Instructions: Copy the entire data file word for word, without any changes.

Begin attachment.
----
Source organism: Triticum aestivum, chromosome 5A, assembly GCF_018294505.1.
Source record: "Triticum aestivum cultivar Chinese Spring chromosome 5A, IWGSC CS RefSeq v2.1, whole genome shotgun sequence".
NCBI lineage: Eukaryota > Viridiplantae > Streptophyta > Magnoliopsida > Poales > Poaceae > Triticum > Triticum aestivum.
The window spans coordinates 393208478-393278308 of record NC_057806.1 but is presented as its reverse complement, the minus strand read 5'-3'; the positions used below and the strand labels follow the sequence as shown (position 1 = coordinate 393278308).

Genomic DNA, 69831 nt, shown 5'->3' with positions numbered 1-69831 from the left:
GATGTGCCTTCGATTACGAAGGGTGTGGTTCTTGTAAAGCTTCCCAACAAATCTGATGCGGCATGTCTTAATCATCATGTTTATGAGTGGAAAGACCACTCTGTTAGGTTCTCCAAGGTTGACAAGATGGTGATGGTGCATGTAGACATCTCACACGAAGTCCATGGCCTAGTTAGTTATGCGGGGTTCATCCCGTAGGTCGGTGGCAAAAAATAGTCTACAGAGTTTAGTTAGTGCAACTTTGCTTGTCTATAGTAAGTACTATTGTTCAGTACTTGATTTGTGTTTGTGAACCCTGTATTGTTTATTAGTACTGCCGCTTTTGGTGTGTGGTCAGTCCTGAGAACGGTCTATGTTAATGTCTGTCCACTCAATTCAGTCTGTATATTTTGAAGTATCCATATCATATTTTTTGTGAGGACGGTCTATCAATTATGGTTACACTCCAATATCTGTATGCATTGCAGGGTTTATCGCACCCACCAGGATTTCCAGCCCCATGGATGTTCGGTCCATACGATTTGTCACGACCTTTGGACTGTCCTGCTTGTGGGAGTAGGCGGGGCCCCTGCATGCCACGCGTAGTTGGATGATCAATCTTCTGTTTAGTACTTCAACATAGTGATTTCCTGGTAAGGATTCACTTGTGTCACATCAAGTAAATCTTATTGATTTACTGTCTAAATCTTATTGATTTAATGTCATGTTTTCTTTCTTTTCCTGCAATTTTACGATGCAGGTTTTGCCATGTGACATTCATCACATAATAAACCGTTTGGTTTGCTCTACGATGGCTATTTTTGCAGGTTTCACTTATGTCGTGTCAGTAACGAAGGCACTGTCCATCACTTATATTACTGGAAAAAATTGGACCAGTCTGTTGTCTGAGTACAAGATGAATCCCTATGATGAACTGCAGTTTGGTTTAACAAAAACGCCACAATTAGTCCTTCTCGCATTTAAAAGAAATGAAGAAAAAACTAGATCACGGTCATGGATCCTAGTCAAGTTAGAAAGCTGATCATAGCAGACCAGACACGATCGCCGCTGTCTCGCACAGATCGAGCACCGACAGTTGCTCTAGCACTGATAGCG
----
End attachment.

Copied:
Source organism: Triticum aestivum, chromosome 5A, assembly GCF_018294505.1.
Source record: "Triticum aestivum cultivar Chinese Spring chromosome 5A, IWGSC CS RefSeq v2.1, whole genome shotgun sequence".
NCBI lineage: Eukaryota > Viridiplantae > Streptophyta > Magnoliopsida > Poales > Poaceae > Triticum > Triticum aestivum.
The window spans coordinates 393208478-393278308 of record NC_057806.1 but is presented as its reverse complement, the minus strand read 5'-3'; the positions used below and the strand labels follow the sequence as shown (position 1 = coordinate 393278308).

Genomic DNA, 69831 nt, shown 5'->3' with positions numbered 1-69831 from the left:
GATGTGCCTTCGATTACGAAGGGTGTGGTTCTTGTAAAGCTTCCCAACAAATCTGATGCGGCATGTCTTAATCATCATGTTTATGAGTGGAAAGACCACTCTGTTAGGTTCTCCAAGGTTGACAAGATGGTGATGGTGCATGTAGACATCTCACACGAAGTCCATGGCCTAGTTAGTTATGCGGGGTTCATCCCGTAGGTCGGTGGCAAAAAATAGTCTACAGAGTTTAGTTAGTGCAACTTTGCTTGTCTATAGTAAGTACTATTGTTCAGTACTTGATTTGTGTTTGTGAACCCTGTATTGTTTATTAGTACTGCCGCTTTTGGTGTGTGGTCAGTCCTGAGAACGGTCTATGTTAATGTCTGTCCACTCAATTCAGTCTGTATATTTTGAAGTATCCATATCATATTTTTTGTGAGGACGGTCTATCAATTATGGTTACACTCCAATATCTGTATGCATTGCAGGGTTTATCGCACCCACCAGGATTTCCAGCCCCATGGATGTTCGGTCCATACGATTTGTCACGACCTTTGGACTGTCCTGCTTGTGGGAGTAGGCGGGGCCCCTGCATGCCACGCGTAGTTGGATGATCAATCTTCTGTTTAGTACTTCAACATAGTGATTTCCTGGTAAGGATTCACTTGTGTCACATCAAGTAAATCTTATTGATTTACTGTCTAAATCTTATTGATTTAATGTCATGTTTTCTTTCTTTTCCTGCAATTTTACGATGCAGGTTTTGCCATGTGACATTCATCACATAATAAACCGTTTGGTTTGCTCTACGATGGCTATTTTTGCAGGTTTCACTTATGTCGTGTCAGTAACGAAGGCACTGTCCATCACTTATATTACTGGAAAAAATTGGACCAGTCTGTTGTCTGAGTACAAGATGAATCCCTATGATGAACTGCAGTTTGGTTTAACAAAAACGCCACAATTAGTCCTTCTCGCATTTAAAAGAAATGAAGAAAAAACTAGATCACGGTCATGGATCCTAGTCAAGTTAGAAAGCTGATCATAGCAGACCAGACACGATCGCCGCTGTCTCGCACAGATCGAGCACCGACAGTTGCTCTAGCACTGATAGCG